Ever wondered how a bill becomes law in the Philippines?
First things first, we need to understand what a bill is and the role of Congress in enacting laws.
The Congress of the Philippines is the branch of government tasked with creating laws in the Philippines. It is made up of two Houses: a) the Lower House, or the House of Representatives; and, b) the Upper House, or the Senate. Its members are the congressmen and senators you voted for.
As part of the law-making process, individual members of Congress propose bills for approval by the majority of Congress. If the bill gets approved, it will constitute part of the law of the Philippines. In this article, we will give you a step-by-step guide as to how a bill becomes law (or more specifically, a statute) in the Philippines.
1. To initiate the law-making process, the proposed bill is signed by its author and filed with the Secretary of the either the Lower House (for congressmen) or the Senate (for senators).
2. The bill will go through three readings. On the First Reading, the number and title of the bill is read, followed by its referral to the appropriate committee for study.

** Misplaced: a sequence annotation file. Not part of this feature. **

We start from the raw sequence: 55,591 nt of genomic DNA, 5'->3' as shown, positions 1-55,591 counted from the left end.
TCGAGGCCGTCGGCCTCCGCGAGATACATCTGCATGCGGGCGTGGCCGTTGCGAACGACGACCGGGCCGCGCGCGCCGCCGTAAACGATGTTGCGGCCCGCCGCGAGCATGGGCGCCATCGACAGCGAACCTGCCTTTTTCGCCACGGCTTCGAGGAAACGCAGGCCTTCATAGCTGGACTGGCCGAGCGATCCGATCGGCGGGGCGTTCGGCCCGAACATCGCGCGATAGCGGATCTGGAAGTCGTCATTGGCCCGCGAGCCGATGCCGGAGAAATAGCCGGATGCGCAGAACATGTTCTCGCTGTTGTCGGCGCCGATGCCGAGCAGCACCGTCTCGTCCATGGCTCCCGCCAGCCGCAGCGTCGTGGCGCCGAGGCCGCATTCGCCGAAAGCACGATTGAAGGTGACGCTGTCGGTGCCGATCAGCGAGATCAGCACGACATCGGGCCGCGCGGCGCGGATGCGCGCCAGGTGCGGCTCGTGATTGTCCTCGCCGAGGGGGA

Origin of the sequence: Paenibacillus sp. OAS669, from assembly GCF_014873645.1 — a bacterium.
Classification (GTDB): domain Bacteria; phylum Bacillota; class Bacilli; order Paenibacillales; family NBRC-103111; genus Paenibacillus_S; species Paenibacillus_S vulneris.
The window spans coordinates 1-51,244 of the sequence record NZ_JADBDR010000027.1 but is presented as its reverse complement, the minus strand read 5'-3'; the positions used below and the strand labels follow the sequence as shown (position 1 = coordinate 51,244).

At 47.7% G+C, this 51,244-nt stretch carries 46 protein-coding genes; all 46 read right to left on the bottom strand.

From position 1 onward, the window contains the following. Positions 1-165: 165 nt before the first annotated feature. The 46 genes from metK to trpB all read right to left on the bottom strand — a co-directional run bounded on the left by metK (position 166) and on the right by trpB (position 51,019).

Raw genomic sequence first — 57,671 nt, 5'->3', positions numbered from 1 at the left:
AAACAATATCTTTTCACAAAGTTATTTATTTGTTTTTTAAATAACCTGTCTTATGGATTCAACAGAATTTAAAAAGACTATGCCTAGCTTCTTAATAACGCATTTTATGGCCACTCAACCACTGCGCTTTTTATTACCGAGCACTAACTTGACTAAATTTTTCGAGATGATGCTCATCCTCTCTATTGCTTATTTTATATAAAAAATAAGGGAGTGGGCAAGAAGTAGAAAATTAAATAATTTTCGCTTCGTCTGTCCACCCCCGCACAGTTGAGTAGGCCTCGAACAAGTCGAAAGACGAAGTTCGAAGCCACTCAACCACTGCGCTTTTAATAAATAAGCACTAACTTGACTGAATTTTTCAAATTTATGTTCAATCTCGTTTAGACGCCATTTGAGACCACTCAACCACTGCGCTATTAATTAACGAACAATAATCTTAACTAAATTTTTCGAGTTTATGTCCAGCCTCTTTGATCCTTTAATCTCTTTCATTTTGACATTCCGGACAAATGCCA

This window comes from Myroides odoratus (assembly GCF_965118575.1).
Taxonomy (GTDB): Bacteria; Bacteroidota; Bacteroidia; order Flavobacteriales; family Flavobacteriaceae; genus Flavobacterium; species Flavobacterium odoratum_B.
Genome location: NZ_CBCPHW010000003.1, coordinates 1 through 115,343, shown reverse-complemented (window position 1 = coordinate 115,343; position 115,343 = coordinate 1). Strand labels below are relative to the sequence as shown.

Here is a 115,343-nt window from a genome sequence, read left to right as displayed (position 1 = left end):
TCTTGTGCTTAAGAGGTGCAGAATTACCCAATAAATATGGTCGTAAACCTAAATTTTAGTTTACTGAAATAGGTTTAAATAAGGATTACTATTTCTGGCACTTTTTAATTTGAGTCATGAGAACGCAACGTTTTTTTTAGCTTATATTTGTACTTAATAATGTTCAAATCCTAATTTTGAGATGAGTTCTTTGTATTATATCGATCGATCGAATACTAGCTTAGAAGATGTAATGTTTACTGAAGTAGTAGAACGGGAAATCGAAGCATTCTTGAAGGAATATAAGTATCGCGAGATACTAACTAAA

3. On the Second Reading, the bill is read in full along with amendments proposed by the committee who studied it. The bill is then subjected to debates and discussion by the members of the House where it was filed. After extensive discussion, the bill will be voted on. If approved, it would go through a third reading.
4. On Third Reading, the bill will be submitted for a final vote. If approved again, it shall be transmitted to the other House for concurrence. The other House will go through the same process of having three readings.
5. If the other House introduces amendments and the House from which the bill originated does not approve of the amendments, the differences will be settled by a meeting of the Conference Committees of both Houses, whose recommendations will have to be approved by both Houses.
6. Once the bill is approved, it is transmitted to the President of the Philippines for signature. The President may then either sign the bill to indicate approval, or veto the bill to indicate disapproval. If approved, the bill officially becomes a law.
7. If the President decides to exercise his veto powers, the Congress may re-pass the vetoed bill if two-thirds of both Houses, voting separately, approve its enactment. In this case, the bill also officially becomes a law.